I thought I would come to Ecuador and avoid, at least one more year, of working in an office. Wrong.
Damian House is in a real struggle right now to stay open. Money is really tight. And they just laid off most of their staff, so there is a lot of freedom to bring my ideas to the table. I am currently writing up a newsletter, going into Guayaquil and working with a printer to finalize the product. It is really exciting because I have the opportunity to write their story. All that descriptive writing in college is paying off. Right now, me and Laura are writing the story of how Damien House started- we are interviewing those who were there from the start. We are describing the transformation that took place at the abandoned hospital wing. We hope to finish soon and I will post that story AS SOON as it is ready. After the newsletter, I have a lot more ideas for office work like re-doing the website (which is so key), and creating a blog for the foundation. Though I am jammed packed with office work, I feel that it is going to pay off for my organization.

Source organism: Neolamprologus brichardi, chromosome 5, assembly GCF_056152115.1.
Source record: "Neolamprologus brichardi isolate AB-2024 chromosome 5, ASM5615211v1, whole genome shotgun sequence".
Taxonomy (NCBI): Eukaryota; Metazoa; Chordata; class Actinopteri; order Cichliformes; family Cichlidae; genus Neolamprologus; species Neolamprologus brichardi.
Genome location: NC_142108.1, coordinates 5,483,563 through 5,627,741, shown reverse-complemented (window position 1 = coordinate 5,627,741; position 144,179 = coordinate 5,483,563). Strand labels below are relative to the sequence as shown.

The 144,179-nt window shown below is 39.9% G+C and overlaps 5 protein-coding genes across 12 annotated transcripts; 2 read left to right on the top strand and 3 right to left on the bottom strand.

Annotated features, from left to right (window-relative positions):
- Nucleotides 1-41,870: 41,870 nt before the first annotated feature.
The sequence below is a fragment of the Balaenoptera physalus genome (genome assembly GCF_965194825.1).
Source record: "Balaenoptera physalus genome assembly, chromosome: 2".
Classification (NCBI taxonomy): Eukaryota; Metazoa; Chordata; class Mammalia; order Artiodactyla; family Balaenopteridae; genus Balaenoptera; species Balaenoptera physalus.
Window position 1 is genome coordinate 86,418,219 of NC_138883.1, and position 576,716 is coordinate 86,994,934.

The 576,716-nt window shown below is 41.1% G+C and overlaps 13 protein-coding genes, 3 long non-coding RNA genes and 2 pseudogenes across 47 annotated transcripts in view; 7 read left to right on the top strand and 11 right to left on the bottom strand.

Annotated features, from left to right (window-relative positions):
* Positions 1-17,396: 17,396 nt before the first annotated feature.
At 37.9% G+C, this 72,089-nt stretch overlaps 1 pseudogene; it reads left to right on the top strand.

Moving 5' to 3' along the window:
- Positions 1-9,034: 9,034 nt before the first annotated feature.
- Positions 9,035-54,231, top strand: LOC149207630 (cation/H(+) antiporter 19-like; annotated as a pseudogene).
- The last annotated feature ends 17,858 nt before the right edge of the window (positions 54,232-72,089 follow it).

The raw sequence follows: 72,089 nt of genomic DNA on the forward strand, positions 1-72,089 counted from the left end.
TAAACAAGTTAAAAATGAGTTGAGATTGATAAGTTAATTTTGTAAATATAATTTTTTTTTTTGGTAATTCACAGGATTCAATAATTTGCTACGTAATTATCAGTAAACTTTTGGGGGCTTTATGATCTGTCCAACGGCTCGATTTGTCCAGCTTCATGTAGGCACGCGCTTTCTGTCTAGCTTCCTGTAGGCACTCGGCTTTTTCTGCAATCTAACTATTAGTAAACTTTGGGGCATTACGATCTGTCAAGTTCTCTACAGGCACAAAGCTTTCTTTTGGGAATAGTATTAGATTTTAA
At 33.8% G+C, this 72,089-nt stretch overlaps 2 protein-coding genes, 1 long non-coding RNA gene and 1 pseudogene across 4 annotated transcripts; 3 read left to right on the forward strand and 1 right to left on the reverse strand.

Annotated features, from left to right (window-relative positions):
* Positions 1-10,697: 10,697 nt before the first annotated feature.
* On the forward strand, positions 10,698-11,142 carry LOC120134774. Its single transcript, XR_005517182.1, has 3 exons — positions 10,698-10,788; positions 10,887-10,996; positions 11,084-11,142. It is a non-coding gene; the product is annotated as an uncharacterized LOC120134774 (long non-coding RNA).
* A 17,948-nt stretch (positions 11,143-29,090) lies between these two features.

As far as Semillas- It couldnt be better. I am at the point where the mob of kids, has become a group of children with names and personalities (for better or worse). I have a feel for who they are and my role in their lives. I am at the point where any anxiety about not being able to speak Spanish is gone- I have come to accept that there will always be words I can´t understand- why worry about the shit that you cannot control? I must admit, it does make me wake up a little but earlier in the mornings to go over verb tenses and vocab.
I am starting to get into a rythym here, which is really nice. I have come to expect garbage fires, little children wrapping themselves around my feet and expecting a free ride (step by step), getting turned around on a walk home at night because there are 15 dogs in a street barking at me. I have come to expect women to breast feed in public- whether it is the lady who I am buying fruit from, sitting next to me on the bus (this morning), or on the motorcycle next to my bus (yes father driving, baby in between, mother in back, breast feeding). Actually the last one did surprise me, but for the most part, I have learned to expect the unexpected. I really never knew what that phrase meant until this experience.